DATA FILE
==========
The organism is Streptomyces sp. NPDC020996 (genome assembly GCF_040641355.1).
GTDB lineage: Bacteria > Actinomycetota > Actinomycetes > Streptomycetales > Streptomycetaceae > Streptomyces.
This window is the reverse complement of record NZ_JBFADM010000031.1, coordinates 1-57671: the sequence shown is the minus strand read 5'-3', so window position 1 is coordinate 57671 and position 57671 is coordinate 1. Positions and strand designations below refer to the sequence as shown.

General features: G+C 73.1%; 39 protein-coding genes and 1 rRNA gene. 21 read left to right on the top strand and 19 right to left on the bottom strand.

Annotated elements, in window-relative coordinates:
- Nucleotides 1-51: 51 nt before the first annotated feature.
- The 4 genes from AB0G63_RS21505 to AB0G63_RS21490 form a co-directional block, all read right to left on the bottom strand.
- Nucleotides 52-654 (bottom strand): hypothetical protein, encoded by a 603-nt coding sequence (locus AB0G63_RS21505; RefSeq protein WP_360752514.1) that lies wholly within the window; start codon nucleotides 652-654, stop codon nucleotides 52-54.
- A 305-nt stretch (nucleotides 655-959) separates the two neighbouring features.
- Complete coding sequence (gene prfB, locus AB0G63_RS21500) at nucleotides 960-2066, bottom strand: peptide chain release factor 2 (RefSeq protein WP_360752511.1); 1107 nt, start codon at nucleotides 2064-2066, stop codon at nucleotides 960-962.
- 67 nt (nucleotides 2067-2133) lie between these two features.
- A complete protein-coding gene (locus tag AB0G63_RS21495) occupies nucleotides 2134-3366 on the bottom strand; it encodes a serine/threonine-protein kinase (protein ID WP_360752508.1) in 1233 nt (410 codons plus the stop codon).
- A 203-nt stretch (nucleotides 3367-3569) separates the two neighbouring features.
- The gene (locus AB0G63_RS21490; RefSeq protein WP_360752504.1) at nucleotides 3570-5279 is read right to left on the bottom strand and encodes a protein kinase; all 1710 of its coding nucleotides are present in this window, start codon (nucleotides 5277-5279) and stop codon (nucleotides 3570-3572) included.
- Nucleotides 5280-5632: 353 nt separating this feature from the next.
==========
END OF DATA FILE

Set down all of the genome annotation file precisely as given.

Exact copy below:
The organism is Streptomyces sp. NPDC020996 (genome assembly GCF_040641355.1).
GTDB lineage: Bacteria > Actinomycetota > Actinomycetes > Streptomycetales > Streptomycetaceae > Streptomyces.
This window is the reverse complement of record NZ_JBFADM010000031.1, coordinates 1-57671: the sequence shown is the minus strand read 5'-3', so window position 1 is coordinate 57671 and position 57671 is coordinate 1. Positions and strand designations below refer to the sequence as shown.

General features: G+C 73.1%; 39 protein-coding genes and 1 rRNA gene. 21 read left to right on the top strand and 19 right to left on the bottom strand.

Annotated elements, in window-relative coordinates:
- Nucleotides 1-51: 51 nt before the first annotated feature.
- The 4 genes from AB0G63_RS21505 to AB0G63_RS21490 form a co-directional block, all read right to left on the bottom strand.
- Nucleotides 52-654 (bottom strand): hypothetical protein, encoded by a 603-nt coding sequence (locus AB0G63_RS21505; RefSeq protein WP_360752514.1) that lies wholly within the window; start codon nucleotides 652-654, stop codon nucleotides 52-54.
- A 305-nt stretch (nucleotides 655-959) separates the two neighbouring features.
- Complete coding sequence (gene prfB, locus AB0G63_RS21500) at nucleotides 960-2066, bottom strand: peptide chain release factor 2 (RefSeq protein WP_360752511.1); 1107 nt, start codon at nucleotides 2064-2066, stop codon at nucleotides 960-962.
- 67 nt (nucleotides 2067-2133) lie between these two features.
- A complete protein-coding gene (locus tag AB0G63_RS21495) occupies nucleotides 2134-3366 on the bottom strand; it encodes a serine/threonine-protein kinase (protein ID WP_360752508.1) in 1233 nt (410 codons plus the stop codon).
- A 203-nt stretch (nucleotides 3367-3569) separates the two neighbouring features.
- The gene (locus AB0G63_RS21490; RefSeq protein WP_360752504.1) at nucleotides 3570-5279 is read right to left on the bottom strand and encodes a protein kinase; all 1710 of its coding nucleotides are present in this window, start codon (nucleotides 5277-5279) and stop codon (nucleotides 3570-3572) included.
- Nucleotides 5280-5632: 353 nt separating this feature from the next.